Thu, Jun 17, 2004 - Page 1 News List

`One China' review under way

RE-EXAMINATION An academic at the Heritage Foundation says the US is studying the longstanding policy with an eye to debunking the myth that Taiwan is part of China


The Bush administration is already conducting a secret review of its "one China" policy, although the review is fairly narrow and technical and will not necessarily result in a decision to support Taiwan's independence, a leading Washington Taiwan specialist says.

John Tkacik, an academic at the Heritage Foundation, told the Taipei Times that the review aims to debunk the myth that Taiwan is part of China and to clarify just what a "one China" policy means.

He was commenting on a report issued in Washington on Tuesday by the US-China Economic and Security Review Commission, which recommended that the Bush administration and Congress "conduct a fresh assessment of the `one China' policy, given the changing realities in China and Taiwan."

"I think the State Department is already reviewing the `one China' policy," Tkacik said.

The review, he believes, began before Vice President Dick Cheney went to Beijing in April. Even before that trip, Chinese Foreign Ministry spokesmen made it clear that Beijing would use the trip to push Washington to reassert its "one China" policy, as well as to reduce arms sales to Taiwan.

The review began when the department was briefing Cheney for the trip, and "they are still in the throes of trying to figure out where to go with [the policy]," Tkacik said.

The first indication of the review came on April 21 in various comments made by Assistant Secretary of State James Kelly as he testified before Congress on Taiwan policy in the wake of President Chen Shui-bian's (陳水扁) re-election.

Kelly's testimony reflected "a new boldness to address the `one China' issue, but in very vague terms," Tkacik said.

"I think it has finally hit home to them that it's not feasible to conduct a foreign policy based on this myth, and that the foreign policy has to be based on the values of the American people," namely, he said, "supporting democracy and opposing tyranny."

"The `one China' policy does not mean that Taiwan is part of China," said Tkacik, who is one of Washington's most ardent supporters of scrapping the policy. "It is simply a bumper sticker that we use to assuage China's sensibilities while at the same time cautioning them that we don't accept Taiwan as part of China."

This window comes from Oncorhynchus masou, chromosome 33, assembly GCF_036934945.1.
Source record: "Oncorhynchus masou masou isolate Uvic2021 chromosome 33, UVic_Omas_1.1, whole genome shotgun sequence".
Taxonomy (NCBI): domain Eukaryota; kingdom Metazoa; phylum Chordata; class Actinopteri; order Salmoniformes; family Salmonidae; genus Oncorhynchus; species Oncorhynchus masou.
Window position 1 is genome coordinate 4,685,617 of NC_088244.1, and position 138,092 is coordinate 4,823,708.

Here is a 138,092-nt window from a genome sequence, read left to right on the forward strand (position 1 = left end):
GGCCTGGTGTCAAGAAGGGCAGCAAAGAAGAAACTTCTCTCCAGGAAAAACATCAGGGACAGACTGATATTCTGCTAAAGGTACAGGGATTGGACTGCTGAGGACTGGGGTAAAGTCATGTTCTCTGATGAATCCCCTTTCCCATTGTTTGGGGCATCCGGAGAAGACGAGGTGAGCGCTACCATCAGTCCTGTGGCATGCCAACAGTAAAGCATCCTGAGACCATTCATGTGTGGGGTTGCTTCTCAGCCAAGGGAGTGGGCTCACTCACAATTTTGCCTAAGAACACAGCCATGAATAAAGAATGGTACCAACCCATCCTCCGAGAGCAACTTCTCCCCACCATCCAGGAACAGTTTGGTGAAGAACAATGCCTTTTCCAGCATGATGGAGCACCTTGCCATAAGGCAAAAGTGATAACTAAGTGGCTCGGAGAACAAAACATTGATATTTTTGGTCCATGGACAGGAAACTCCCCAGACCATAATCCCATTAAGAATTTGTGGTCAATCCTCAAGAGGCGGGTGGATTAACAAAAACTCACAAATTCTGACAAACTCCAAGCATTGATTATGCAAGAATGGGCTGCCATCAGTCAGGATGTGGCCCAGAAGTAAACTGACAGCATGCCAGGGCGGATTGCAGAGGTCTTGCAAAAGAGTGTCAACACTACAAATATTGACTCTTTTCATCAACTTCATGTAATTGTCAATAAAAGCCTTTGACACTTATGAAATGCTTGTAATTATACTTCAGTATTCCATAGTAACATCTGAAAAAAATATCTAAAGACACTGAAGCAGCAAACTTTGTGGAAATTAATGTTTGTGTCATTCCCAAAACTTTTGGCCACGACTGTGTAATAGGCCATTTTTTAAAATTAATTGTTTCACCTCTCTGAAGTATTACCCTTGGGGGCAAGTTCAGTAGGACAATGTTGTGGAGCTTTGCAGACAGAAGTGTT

US-China commission chairman Roger Robinson made it clear that his panel's recommendation stemmed in large part from China's military buildup across the Strait and from Beijing's recent hard-line opposition to further democracy in Hong Kong.

"We think that realities on the ground have changed in a material-enough way that warrant reassessing the `one China' policy," he said at a press conference unveiling the group's latest report to Congress.

Robinson said the panel was not trying to decide the outcome of the assessment.

"We do not have a specific goal," Robinson told reporters. However, the fact that "Taiwan is evolving in a direction of taking a new look at their destiny and future, Congress should be alert to the fact that we can't have a static attitude" toward the situation.

"It is not our job to prejudge how such an assessment should come out. This is a complicated and delicate matter, and there are lots of forces and factors that come into play," he said.

He is also concerned that a reassessment might trigger a Chinese attack on Taiwan.

"That's why we're not trying to take the next step and bias an outcome. Nobody's interested in precipitating a problem that doesn't exist today," he said.

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